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Protecting our Water Supply
Your water can become contaminated if connections to your plumbing system are not properly protected. To avoid contamination, backflow preventers are required by state plumbing codes wherever there is an actual or potential hazard for a cross-connection (faucets and other plumbing fixtures). A cross-connection is an actual or potential connection between the safe drinking water (potable) supply and a source of contamination or pollution. The Wisconsin Department of Natural Resources requires all public water suppliers to maintain an ongoing cross-connection control program that involves public education, onsite inspections, and possible corrective actions, if required.

When you turn on your faucet, you expect the water to be as safe as when it left the treatment plant. However, certain hydraulic conditions left unprotected within your plumbing system may allow hazardous substances to contaminate your drinking water or even the public water supply. Water normally flows in one direction. Under certain conditions, however, water can actually flow backwards; this is known as backflow. Two situations can cause backflow. Backsiphonage may occur due to a loss of pressure in the municipal water system during a fire fighting emergency, a water main break, or system repair. This creates a siphon, which can draw water out of a sink or a bucket and back into the water system. Backpressure may be created when a source of pressure (such as a boiler) creates a pressure greater than the pressure supplied from the public water system. This may cause contaminated water to be pushed into your plumbing system at an unprotected connection.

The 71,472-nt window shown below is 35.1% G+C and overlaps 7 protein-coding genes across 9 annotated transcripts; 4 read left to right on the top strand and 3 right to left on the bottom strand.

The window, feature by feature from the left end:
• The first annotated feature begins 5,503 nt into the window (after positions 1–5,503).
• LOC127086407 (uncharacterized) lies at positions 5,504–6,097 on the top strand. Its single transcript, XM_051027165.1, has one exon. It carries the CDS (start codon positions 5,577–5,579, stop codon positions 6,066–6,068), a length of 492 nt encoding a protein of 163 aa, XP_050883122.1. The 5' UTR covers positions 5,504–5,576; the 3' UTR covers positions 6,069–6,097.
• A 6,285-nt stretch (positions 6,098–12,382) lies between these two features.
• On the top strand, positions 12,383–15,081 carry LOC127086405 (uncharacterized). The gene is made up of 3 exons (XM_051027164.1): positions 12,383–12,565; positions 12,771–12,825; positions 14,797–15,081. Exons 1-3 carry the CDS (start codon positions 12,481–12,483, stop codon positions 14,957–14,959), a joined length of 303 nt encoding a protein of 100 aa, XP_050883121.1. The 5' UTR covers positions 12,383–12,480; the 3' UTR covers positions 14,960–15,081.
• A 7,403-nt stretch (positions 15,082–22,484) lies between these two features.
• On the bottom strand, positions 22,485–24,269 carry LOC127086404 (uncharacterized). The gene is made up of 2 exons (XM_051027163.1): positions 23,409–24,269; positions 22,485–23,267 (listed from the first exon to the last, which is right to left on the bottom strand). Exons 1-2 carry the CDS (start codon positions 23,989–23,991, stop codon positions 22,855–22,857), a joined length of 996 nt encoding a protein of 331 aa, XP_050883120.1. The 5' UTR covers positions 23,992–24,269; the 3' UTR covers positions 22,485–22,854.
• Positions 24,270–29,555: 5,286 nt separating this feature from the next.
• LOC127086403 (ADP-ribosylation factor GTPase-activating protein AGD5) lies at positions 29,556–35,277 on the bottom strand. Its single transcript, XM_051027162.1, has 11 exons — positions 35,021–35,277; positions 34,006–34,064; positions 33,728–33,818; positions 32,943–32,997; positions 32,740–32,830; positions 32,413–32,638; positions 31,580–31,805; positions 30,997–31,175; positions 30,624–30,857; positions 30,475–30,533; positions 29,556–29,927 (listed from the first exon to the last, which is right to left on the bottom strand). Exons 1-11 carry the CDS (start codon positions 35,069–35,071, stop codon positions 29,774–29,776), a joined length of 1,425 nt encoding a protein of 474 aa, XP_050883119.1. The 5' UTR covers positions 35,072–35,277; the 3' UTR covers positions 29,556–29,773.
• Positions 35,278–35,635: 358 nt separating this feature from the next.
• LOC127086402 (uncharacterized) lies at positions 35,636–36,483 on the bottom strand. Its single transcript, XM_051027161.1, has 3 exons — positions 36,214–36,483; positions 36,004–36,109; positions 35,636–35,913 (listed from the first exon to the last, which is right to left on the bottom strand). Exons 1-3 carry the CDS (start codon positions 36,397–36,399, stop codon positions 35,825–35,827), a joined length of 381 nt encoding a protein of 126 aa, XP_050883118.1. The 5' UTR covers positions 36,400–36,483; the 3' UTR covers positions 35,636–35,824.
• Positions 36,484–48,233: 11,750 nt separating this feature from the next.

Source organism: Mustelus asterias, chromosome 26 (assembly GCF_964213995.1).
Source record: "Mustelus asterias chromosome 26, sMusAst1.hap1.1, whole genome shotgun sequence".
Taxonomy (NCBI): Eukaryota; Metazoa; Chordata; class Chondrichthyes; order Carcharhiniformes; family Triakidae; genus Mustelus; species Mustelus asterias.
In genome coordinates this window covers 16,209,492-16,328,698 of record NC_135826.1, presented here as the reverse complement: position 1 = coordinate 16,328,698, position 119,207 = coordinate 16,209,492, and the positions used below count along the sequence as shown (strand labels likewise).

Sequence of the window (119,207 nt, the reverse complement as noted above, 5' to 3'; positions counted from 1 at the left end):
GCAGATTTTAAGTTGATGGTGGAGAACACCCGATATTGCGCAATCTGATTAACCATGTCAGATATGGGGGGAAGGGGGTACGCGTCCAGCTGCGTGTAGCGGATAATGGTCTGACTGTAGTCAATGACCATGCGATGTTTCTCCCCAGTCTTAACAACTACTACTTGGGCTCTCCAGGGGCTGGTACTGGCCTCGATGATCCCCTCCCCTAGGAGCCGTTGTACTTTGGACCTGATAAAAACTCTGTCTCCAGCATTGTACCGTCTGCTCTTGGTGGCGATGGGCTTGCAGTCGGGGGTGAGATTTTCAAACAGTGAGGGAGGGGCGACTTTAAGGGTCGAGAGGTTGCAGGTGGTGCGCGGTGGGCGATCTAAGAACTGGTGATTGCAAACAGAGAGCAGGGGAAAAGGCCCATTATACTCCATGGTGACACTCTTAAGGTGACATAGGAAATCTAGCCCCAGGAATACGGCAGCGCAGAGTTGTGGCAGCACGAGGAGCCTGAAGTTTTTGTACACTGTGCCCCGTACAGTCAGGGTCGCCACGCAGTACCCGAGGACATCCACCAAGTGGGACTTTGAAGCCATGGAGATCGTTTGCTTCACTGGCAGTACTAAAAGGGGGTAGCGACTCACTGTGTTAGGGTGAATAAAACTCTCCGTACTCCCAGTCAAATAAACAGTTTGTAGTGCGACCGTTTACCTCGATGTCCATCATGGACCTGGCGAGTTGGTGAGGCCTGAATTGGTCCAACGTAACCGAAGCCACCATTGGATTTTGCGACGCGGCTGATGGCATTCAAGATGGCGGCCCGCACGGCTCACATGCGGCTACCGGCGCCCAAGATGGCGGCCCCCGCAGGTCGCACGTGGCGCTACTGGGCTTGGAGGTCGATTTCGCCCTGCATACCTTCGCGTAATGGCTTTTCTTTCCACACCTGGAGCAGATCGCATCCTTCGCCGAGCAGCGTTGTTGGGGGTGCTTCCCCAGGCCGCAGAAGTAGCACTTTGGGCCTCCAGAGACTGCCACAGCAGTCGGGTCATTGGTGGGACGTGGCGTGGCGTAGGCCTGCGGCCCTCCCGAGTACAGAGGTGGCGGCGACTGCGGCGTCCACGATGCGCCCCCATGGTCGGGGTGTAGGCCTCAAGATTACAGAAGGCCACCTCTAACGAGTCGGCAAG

• Don’t submerge hoses in tubs, buckets, pools, sinks or ponds
• Keep the ends of hoses clear of all possible contaminants
• Don’t use spray attachments without a backflow prevention device

• Verify and install a simple hose bibb vacuum breaker on all threaded faucets around your home
• Don’t connect waste pipes from water softeners or other treatment systems directly to the sewer or submerged drain pipe. Always be sure there is a one inch “air gap” separation

• Make sure dishwashers are installed with a proper “air gap” device

• When a hand held shower fixture is hanging freely, ensure that it is at least one inch above the top of the flood level rim of your bath tub or water receptacle, that it complies with ASSE #1014 (indicated on product or packaging), and has the ASME code 112.18.1 stamped on the handle
• Look for the ASSE #1002 standard symbol on toilet tank fill valve devices and packaging
• Replace unapproved toilet tank valve products with an ASSE #1002 approved device
• Verify that the overflow tube is one inch below the critical level (CL) marking on the device

To learn more about cross-connections and our drinking water supply, visit http://water.epa.gov/infrastructure/drinkingwater/pws/crossconnectioncontrol/index.cfm.

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